What Are Tides?

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What Causes Tides?
What Are Tides?
Have you spent a day on an ocean beach and
noticed that the water comes in closer or goes
out farther during the day?
Have you wondered why the water does this?
What Are Tides?
The water rises and falls because of the tides.
There are two high tides and two low tides in a
little less than 25 hours—just a little more than
one full day.
You arrive at the beach at 9:00 A.M. You lay a towel on
the sand, and then you run 30 steps to reach the water’s
edge. By 3:00 P.M., the water has almost reached your
towel. What do you think happened?
The waves got bigger.
Rainwater filled up the sea.
The tide came in.
What Causes Tides?
Basically, tides are caused by the moon’s
gravity.
The moon pulls water on the Earth toward
itself, causing a bulge on the side of the Earth
near the moon.
Water bulges on the side of
the Earth nearest the moon.
But there’s more to it than that.
What Else Is Happening?
The Earth rotates one full turn in 24 hours, but
the bulge of water stays on the side of the Earth
facing the moon. The bulge stays in place as the
Earth moves under it.
The moon also orbits around the Earth about
every 27 to 28 days.
Earth rotates this way.
Moon orbits this way.
Draw an arrow to show which way the Earth rotates,
then draw another arrow to show which way the moon
orbits around the Earth.
How Else Does the Moon Affect
the Tides?
Earlier we said that it takes almost 25 hours for
a cycle of tides to finish. But why is this so, if a
day is only 24 hours long?
The moon is a little
farther East every day.
This also means that
the water bulge caused
by the moon’s gravity
arrives a little later
every day.
Moon and Earth Move
The Earth must rotate a little more before any
one place is as close to the moon as it was the
day before.
That’s why it takes more than one full
day for the tides to finish a full cycle.
Noon on Tuesday
Earth’s
North Pole
Noon on Monday
Moon orbits this way
On Saturday at the beach, the water is highest at 11:15 A.M.
On Sunday, the water is highest at 11:55 A.M.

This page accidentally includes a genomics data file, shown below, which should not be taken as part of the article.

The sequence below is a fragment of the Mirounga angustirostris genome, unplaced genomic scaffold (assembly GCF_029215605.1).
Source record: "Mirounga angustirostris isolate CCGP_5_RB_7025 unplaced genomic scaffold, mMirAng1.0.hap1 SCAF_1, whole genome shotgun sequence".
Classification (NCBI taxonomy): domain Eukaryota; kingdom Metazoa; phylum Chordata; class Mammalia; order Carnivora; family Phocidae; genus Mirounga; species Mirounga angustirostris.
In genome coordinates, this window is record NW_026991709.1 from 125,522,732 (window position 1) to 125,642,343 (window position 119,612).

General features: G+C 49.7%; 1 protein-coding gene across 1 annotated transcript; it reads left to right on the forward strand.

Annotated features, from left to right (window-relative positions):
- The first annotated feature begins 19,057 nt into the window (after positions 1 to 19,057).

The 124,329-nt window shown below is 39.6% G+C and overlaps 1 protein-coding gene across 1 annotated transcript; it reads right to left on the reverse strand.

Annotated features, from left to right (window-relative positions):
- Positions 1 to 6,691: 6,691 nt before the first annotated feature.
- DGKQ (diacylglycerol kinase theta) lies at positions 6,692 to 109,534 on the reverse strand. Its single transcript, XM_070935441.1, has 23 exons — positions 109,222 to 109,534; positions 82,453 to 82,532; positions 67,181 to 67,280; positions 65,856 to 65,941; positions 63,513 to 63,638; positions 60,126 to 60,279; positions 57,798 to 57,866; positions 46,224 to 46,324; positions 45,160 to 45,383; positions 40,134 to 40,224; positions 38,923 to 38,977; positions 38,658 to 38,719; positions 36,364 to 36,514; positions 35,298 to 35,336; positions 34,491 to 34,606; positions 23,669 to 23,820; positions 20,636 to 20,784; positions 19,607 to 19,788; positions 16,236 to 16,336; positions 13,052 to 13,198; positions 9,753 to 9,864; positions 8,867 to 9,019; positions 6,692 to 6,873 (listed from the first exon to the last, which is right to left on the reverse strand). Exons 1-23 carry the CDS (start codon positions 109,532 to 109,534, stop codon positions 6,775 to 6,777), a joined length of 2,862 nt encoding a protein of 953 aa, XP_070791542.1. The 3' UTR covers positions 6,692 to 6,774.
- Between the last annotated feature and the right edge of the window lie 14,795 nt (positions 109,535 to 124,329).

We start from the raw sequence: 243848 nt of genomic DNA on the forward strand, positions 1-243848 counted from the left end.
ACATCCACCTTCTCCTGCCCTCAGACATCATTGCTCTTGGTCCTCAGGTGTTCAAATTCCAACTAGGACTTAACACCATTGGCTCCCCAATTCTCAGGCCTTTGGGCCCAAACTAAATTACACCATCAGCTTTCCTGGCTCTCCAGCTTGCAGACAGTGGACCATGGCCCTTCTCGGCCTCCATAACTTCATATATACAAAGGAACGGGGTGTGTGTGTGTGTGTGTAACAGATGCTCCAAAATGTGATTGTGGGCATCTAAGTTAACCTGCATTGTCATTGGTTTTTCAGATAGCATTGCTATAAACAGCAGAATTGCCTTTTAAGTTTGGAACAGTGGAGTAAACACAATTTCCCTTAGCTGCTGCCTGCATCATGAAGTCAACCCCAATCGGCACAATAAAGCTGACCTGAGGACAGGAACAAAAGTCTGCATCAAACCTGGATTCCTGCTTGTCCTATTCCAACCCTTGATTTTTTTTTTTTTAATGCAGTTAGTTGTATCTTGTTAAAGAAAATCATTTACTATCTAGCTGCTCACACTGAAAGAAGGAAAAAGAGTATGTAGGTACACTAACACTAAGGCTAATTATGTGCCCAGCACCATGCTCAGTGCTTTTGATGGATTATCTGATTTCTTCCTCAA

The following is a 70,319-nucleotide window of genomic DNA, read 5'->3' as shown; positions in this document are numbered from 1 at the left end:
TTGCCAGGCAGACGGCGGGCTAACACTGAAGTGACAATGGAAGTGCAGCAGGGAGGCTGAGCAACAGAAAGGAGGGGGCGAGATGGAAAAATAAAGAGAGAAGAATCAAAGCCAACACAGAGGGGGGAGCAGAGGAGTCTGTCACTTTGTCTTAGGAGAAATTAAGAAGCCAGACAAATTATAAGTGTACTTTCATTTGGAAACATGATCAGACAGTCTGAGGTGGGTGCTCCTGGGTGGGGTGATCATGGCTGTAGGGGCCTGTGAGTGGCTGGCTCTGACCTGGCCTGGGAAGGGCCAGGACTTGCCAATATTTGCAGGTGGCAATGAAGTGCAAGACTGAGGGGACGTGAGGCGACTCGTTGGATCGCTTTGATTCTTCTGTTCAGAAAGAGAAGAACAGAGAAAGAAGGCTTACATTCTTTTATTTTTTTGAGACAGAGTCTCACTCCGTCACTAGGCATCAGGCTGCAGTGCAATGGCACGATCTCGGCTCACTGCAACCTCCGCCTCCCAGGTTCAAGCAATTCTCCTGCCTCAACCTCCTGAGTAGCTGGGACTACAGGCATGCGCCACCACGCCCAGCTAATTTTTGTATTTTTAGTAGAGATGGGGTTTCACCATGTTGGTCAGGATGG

Why does the tide come in later?
It’s really the same time, but your watch
is fast, so you think it’s earlier.
The moon has moved a little, so the beach
is closest to the moon at a later time.
The tide always comes in later on Sunday.
Why Are There Two High Tides and
Two Low Tides?
There are really two bulges of water on the Earth.
One bulge is toward the moon. The other bulge is
on the far side of Earth from the moon. Why?
Have you ever ridden a carousel?
Did you feel your body pulled to the outside
as the carousel spun?
The same thing happens to water
on Earth.
The Earth and Moon Really Orbit
Each Other
We say that the moon orbits the Earth, but in
fact, the Earth moves a little too, because of the
moon’s gravity.
Common center
of gravity
The Earth and moon both orbit a
common point.
Some Water is Spun into the
Opposite Direction from the Moon
As the Earth follows the moon’s gravity, some
water on the Earth is pulled in the opposite
direction.
Earth’s movement
Moon’s gravity
pulls some water
toward the moon.
pulls other water
in the opposite
direction.
Where the water bulges are, the tide is high.
Between the bulges, the tide is low. That’s why
there are two high tides and two low tides each day.
You’re on the beach at midnight. The moon is
right overhead. Will the tide be…
…high, because the moon is as close as it
can be to where you are?
…between low and high, because the
tide rises and sets with the Sun?
…low, because the tide is
caused by the Sun’s gravity?
Draw where you would expect the bulges of
water that cause high tides to be.
The sun is rising, but you can still see the moon in the
western sky. Would you expect the tide to be going out?
Yes
No

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